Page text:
Diving into New West's homeless count for 2023
At the time of the March count, there were 203 people experiencing some form of homelessness
New West city staff are providing further details in relation to the 2023 Homeless Count, which took place throughout the Greater Vancouver region earlier this year.
The report notes that at the time there were a total of 203 unhoused people—but staff have shared in a report to council more information as to who these folks are.
It’s important to note these counts are a snapshot, and that the numbers can fluctuate for a variety of reasons. That being said, the city’s report to council noted that this was not as likely to be an undercount relative to other municipalities case because of New West’s smaller geographical size and the larger count of volunteers who helped with the count.
This year’s count happened from March 7 to 8 in shelters, transition houses, safe houses, hospitals,and police holding cells, and from 6am to midnight. The previous count took place over the same dates in 2020—just before the COVID-19 pandemic hit—while the count was first established in 2005.
An increase in New Westminster’s numbers
The full total of 203 accounts for those who were not in a sheltered spaced at the time of the count, as well as those who were in places like extreme winter response shelters and holding cells.
“[The 203] represented an increase of 64 persons or 78% from the 2020 point-in-time homeless count,” city staff write in their report to council. “Of note, of the 146 sheltered homeless persons enumerated, 63 or 43% were staying in the nightly shelter which is operated by Purpose Society and is accessed off of Front St.”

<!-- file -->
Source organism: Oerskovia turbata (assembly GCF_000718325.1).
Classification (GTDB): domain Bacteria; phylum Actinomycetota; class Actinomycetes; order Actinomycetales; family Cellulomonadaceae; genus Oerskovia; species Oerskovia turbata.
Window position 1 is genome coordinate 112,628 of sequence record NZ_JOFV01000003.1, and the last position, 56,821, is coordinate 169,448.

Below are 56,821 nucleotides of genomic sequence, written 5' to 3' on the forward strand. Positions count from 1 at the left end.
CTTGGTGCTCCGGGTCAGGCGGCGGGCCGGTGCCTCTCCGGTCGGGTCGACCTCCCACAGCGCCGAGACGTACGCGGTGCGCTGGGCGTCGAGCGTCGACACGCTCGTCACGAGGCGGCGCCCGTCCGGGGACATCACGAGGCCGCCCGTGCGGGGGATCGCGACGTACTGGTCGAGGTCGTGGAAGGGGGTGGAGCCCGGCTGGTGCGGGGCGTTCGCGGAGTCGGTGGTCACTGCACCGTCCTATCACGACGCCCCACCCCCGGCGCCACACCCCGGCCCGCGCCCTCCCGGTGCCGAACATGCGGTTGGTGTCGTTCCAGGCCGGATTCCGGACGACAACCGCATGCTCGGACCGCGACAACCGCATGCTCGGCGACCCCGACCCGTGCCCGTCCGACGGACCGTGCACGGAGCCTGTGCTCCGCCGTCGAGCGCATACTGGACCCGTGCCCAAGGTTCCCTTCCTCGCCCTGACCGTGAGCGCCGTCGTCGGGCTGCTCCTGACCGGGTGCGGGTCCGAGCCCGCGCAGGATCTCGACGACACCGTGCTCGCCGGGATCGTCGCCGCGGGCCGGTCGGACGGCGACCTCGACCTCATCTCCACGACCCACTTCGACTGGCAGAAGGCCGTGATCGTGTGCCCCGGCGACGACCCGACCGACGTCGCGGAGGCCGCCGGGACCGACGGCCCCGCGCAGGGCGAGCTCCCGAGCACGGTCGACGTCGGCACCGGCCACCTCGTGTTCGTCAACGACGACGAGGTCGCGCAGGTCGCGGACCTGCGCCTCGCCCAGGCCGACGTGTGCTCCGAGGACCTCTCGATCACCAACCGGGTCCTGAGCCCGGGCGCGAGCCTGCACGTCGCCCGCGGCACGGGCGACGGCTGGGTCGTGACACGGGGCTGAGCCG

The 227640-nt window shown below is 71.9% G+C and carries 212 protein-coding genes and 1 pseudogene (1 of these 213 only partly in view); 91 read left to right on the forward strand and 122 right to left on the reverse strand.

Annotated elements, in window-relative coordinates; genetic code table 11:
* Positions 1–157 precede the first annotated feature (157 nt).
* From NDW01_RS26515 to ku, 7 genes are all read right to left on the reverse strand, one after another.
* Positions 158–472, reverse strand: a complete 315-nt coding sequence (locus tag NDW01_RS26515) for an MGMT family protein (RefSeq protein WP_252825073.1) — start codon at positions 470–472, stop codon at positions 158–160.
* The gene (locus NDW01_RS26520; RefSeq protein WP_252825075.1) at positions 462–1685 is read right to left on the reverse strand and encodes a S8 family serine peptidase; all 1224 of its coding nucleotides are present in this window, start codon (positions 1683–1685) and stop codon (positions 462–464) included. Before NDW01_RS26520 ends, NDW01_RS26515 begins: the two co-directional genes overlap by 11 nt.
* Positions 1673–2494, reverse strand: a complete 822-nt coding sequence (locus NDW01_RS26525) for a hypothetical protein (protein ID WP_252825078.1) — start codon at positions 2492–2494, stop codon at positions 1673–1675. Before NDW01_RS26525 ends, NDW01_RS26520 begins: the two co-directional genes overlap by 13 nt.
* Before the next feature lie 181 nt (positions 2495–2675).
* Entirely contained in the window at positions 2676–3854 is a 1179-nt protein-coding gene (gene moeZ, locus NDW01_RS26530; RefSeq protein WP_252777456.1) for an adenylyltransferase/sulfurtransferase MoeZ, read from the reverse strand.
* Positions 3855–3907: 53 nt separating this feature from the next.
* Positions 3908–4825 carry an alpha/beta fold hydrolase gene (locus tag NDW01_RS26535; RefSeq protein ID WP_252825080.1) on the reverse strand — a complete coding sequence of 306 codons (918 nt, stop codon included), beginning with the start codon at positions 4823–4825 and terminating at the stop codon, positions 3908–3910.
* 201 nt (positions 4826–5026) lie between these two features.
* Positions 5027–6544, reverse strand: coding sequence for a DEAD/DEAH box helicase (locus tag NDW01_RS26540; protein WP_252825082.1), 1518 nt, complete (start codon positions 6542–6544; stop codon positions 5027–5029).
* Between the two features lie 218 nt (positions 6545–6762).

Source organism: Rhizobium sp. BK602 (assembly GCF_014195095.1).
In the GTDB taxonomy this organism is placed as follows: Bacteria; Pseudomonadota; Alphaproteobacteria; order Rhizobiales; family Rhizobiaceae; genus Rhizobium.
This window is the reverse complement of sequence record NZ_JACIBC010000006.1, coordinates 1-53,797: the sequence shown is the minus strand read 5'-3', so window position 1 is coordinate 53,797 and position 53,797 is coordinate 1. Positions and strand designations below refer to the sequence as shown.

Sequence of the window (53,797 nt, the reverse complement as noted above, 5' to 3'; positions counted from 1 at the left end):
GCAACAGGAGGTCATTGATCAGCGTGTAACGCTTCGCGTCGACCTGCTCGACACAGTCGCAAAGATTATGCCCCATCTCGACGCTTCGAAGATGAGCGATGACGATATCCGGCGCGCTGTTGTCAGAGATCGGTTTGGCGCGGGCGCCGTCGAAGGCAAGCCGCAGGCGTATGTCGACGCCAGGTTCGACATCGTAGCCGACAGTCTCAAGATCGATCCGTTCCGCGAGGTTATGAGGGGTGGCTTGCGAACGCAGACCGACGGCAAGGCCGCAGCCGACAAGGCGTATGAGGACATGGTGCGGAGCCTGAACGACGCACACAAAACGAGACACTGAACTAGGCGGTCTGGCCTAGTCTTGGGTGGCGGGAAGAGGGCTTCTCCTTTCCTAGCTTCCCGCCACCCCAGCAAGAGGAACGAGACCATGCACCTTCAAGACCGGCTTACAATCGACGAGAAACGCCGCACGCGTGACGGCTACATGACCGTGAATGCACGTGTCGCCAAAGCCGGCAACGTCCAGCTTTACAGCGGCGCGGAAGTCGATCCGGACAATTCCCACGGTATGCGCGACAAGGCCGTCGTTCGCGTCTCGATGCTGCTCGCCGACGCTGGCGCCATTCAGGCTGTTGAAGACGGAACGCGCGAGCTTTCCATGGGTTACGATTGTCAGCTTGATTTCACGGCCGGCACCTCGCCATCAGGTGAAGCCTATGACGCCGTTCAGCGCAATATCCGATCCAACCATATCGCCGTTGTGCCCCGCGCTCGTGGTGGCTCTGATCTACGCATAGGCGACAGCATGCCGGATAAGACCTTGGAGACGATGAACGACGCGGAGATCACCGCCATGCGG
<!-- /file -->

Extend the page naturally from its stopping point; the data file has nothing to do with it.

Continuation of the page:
On the age front, three-in-four were self-identified as an adult, with the term “adult” defined as being aged 25-54. In the gender identity category, 74% self-identified as male, 25% self-identified as female and 1% self-identified as another gender identity. About 4% of the respondents were from the LGBTQ2IA+ community.
The City noted that there was a significant representation of those who were navigating mental health and/or health issues: 47% said they had a mental health issue, and 52% said they affirmed an addiction. An addiction for the purposes of the survey includes both behavioural and substance issues, and encompasses alcohol, cannabis, gambling, opioids and stimulants.
On the topic of why the individual lost their housing, there were multiple instances of the respondent losing their place for multiple reasons.
The city says the five main cited reasons were not having enough income, addiction/substance use, a landlord/tenant conflict, a spouse/parent conflict, and a mental health issue.